Join GitHub today
GitHub is home to over 36 million developers working together to host and review code, manage projects, and build software together.Sign up
[DS-1085] EPerson last_active field is defined but never filled #164
referenced this pull request
Jan 11, 2013
I'm assuming the issue that helix84 is pointing at is the fact that there's an unnecessary "Merge" commit included here.
In order to get everyone better up-to-speed with best practices around when to rebase pull requests, could someone please get our Git docs updated around Pull Requests? https://wiki.duraspace.org/display/DSPACE/Development+with+Git#DevelopmentwithGit-ContributingChanges/PatchestoDSpaceviaGitHub
As it is, I feel like we're all merging/creating pull requests differently. Would be nice to clarify things in docs (even I'm a bit fuzzy at times in this area) & refer everyone to those docs.
OK, git-noob question: where is the 'git amioutofsync' command? The branch had been out of touch with upstream for some months, and I needed a way to find out whether it had been clobbered by later work. My old SVN habits told me to pull updates from the repository before committing. What should I have done?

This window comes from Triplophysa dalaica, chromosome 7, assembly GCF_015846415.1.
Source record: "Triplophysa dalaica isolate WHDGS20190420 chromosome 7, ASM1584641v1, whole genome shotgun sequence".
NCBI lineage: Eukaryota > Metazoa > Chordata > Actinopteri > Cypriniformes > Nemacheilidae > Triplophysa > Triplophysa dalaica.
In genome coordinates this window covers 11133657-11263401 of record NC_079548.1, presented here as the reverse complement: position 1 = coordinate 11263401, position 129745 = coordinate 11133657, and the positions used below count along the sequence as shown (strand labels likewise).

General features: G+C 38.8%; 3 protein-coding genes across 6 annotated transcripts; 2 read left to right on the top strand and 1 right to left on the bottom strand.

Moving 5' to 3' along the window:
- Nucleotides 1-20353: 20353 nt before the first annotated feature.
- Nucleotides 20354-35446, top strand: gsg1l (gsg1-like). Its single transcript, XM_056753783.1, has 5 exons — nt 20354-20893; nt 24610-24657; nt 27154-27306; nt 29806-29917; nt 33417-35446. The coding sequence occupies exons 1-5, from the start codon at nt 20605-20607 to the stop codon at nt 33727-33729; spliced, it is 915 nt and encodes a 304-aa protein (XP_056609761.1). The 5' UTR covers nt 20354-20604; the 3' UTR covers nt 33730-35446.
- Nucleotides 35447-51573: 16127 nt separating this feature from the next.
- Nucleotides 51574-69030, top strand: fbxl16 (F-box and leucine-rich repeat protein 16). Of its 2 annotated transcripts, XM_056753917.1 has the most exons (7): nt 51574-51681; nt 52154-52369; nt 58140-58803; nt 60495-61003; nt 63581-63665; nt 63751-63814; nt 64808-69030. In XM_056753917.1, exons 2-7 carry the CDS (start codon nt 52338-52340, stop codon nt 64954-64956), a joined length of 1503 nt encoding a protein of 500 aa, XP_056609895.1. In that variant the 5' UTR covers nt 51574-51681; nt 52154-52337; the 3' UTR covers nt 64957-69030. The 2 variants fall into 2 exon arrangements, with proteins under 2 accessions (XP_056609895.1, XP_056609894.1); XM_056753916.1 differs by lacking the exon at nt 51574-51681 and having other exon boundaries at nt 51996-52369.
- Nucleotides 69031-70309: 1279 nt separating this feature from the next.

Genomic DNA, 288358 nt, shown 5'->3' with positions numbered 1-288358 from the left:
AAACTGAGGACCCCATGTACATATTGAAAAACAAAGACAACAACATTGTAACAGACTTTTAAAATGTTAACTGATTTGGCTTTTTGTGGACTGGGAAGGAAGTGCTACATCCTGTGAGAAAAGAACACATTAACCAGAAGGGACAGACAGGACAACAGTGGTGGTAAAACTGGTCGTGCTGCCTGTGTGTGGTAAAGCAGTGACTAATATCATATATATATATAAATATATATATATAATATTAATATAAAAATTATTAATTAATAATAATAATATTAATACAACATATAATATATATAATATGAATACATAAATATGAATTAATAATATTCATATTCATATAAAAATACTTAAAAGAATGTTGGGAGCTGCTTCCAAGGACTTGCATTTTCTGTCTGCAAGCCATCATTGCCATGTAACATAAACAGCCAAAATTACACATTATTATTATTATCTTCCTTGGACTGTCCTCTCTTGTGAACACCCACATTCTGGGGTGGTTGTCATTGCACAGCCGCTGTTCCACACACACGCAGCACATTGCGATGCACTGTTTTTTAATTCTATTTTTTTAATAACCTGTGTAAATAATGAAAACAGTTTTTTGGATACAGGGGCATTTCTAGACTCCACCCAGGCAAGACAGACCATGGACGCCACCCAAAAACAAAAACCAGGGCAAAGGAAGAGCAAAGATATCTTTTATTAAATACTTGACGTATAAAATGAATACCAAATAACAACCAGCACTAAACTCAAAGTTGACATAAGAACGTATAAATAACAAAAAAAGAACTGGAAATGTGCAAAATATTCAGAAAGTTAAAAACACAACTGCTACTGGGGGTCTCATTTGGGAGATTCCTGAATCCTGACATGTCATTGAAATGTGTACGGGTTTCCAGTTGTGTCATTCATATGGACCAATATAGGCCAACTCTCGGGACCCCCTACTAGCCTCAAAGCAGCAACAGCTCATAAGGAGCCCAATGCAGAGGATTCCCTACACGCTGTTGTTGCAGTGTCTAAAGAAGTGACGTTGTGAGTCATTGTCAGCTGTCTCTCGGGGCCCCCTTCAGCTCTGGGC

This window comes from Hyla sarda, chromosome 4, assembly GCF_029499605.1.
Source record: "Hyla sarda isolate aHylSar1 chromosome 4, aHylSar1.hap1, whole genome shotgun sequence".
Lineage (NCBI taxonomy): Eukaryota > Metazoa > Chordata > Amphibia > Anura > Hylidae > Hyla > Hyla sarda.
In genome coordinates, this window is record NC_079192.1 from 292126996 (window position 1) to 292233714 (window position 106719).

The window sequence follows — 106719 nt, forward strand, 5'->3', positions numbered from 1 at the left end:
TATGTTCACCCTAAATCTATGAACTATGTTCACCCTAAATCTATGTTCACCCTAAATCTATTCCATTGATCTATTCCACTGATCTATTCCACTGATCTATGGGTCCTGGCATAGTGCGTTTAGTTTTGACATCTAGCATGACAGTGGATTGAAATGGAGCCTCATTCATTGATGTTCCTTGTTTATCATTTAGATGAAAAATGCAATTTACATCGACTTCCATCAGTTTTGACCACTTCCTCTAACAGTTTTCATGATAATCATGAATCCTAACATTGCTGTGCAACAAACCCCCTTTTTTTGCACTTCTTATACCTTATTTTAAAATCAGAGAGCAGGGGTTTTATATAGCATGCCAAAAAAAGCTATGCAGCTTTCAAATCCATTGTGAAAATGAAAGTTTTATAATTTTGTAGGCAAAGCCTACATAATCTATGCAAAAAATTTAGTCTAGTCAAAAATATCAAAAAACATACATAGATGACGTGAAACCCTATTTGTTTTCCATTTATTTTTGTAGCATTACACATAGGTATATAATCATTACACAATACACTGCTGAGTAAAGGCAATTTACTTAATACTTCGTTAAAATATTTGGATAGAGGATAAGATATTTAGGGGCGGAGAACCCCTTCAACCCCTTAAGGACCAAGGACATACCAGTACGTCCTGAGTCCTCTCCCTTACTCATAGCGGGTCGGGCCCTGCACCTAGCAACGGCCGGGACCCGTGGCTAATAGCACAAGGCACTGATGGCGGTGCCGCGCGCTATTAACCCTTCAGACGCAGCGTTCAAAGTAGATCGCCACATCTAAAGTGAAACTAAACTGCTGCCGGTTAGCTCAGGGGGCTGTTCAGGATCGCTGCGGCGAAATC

I'm not sure what harm the merge does? It should melt into air when merged back to upstream, since all of those commits are already in there, leaving nothing but a history record showing that someone was diligent.
I'll note that the referenced DSpace documentation, with respect to rebasing, essentially says "don't."
git fetch origin # to connect to the remote repo and download info about latest branches and revisions
alternatively, git pull origin master will also tell you that (pull = fetch + merge), or a git checkout preceded by git fetch.
There's really quite a lot written on merge vs. rebase, so I'll only address the specifics.
I hope that explains it. If you have any questions, feel free to ask.
So, maybe I didn't even begin properly. "origin" is mwoodiupui/DSpace, not dspace/DSpace. My topic branch branched off of the fork I did way back when, whose "master" gets updated once in a while.
The problem (which I stated incorrectly) remains: how do I discover conflicting commits between dspace/DSpace/master and ., so I can resolve them? Without merging upstream.
The answer seems to be: always rebase. Assuming "origin" is my GitHub repo, "upstream" is dspace/DSpace, and . cloned from "origin", I guess this would be:
This is rather scary, in light of all the "rebase considered harmful" stuff out there, but it was the only command I could find which detects conflicts but operates on local rather than a remote.
Let me split up your question into 2:
git diff --stat upstream/master mwoodiupui/DS-1085
But in this case I personally prefer gitk (or one of its many clones).
rebase is indeed the only thing I can think of, but maybe there's another solution I'm unaware of.